The Supreme Court has affirmed the decision of the Court of Appeal that the Rivers state government cannot designate its panel as a Judicial Commission of Inquiry or Commission of Inquiry.
The Supreme Court in dismissing the Appeal however pronounced that the function of the Judicial Commission of Inquiry was mere investigative, that nobody was on trial before the panel and therefore the issue of a fair hearing did not arise.
The apex court stated that the commission is a mere investigative body and cannot convict or indict.
Governor Nyesom Wike had set up a Judicial Commission of Inquiry in 2015 to investigate some transactions of the Rivers State Government under the administration of Chibuike Rotimi Amaechi.
Amaechi challenged the designation of the Panel as Judicial Commission of Inquiry instead of Commission of Inquiry as prescribed by the Commission of Inquiry Law of Rivers State. And also challenged the issue of denial of his right of fair hearing.
The two courts held that the Governor was empowered by law to set up a panel of inquiry, and with the name Judicial Commission of Inquiry.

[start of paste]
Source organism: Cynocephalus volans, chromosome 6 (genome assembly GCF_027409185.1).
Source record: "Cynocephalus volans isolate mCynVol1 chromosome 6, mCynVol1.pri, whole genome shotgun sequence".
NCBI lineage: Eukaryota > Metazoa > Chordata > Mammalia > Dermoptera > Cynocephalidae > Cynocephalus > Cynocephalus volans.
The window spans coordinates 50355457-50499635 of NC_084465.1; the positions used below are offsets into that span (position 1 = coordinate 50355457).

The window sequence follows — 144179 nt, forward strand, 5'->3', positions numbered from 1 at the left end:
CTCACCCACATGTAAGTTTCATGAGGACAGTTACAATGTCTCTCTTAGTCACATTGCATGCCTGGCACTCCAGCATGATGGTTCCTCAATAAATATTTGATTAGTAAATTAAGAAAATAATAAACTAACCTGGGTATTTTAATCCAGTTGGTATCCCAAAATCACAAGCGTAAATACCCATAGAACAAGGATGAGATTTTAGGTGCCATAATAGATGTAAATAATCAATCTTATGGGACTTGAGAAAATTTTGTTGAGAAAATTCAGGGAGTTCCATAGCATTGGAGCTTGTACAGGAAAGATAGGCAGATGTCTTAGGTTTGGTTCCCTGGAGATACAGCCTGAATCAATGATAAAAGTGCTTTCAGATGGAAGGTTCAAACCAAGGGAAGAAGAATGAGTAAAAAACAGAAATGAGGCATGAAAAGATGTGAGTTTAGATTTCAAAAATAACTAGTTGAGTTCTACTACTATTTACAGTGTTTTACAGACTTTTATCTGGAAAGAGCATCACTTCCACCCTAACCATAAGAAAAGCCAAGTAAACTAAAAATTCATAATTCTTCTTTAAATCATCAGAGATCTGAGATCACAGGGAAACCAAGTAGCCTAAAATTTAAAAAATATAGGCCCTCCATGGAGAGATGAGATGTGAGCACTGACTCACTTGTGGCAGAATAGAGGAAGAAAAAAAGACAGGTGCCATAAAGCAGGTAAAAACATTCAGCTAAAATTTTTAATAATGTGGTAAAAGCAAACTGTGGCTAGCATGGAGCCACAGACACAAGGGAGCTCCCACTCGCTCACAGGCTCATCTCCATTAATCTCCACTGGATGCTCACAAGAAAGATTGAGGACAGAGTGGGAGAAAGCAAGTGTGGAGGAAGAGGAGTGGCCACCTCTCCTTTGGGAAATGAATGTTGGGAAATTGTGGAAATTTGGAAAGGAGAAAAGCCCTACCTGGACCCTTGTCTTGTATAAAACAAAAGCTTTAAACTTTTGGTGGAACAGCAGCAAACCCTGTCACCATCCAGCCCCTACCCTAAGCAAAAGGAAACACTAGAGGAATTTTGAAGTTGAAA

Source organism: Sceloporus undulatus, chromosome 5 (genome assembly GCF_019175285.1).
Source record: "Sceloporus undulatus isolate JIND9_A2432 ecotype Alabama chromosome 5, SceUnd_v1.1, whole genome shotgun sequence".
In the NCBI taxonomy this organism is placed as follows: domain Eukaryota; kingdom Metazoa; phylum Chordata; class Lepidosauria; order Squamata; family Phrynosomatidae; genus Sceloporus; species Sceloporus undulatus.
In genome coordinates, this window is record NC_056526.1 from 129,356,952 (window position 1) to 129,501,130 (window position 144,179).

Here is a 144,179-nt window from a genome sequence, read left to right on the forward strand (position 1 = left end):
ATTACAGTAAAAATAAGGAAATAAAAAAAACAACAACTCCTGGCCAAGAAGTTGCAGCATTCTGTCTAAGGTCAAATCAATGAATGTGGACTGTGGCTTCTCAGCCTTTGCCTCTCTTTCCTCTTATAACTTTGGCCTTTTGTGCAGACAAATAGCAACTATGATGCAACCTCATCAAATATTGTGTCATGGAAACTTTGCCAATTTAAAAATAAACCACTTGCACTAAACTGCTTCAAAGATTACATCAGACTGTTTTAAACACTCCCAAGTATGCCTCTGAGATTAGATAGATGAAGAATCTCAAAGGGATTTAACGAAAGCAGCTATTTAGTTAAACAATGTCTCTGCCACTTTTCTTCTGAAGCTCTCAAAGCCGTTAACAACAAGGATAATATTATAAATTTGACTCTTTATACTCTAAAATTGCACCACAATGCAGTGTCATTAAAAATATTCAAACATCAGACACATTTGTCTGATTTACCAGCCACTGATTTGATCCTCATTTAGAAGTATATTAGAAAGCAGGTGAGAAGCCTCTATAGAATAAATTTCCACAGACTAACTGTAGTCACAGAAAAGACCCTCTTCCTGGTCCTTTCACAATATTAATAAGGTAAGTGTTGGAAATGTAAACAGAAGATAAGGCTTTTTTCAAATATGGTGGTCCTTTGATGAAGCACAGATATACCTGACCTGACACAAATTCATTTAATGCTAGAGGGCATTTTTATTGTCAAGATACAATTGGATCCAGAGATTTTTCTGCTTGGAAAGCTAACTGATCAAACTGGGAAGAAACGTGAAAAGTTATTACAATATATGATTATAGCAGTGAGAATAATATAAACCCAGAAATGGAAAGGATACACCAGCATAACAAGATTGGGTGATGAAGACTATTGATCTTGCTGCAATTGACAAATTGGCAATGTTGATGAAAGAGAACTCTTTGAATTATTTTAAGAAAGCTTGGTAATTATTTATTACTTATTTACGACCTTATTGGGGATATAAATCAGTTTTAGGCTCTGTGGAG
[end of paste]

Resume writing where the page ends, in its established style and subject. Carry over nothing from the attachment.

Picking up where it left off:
However, they held that decision of the panel of inquiry did not amount to conviction or indictment to warrant any adverse effect on Rotimi Amaechi on anyone else for that matter.
Amaechi, not satisfied with the decision that a Governor could name the panel any other name other than prescribed by the Commission of Inquiry Law of Rivers State, filed an appeal to the Supreme Court.
With the Judge delivered today, it is now clear that a Governor can designate a panel of inquiry either as a Judicial Commission of Inquiry or Commission of Inquiry (simpliciter).
It has been further settled that the decisions/recommendations of a Commission of Inquiry and subsequent White Paper issued by a Government is not a conviction or indictment as to adversely affect a person seeking elective office.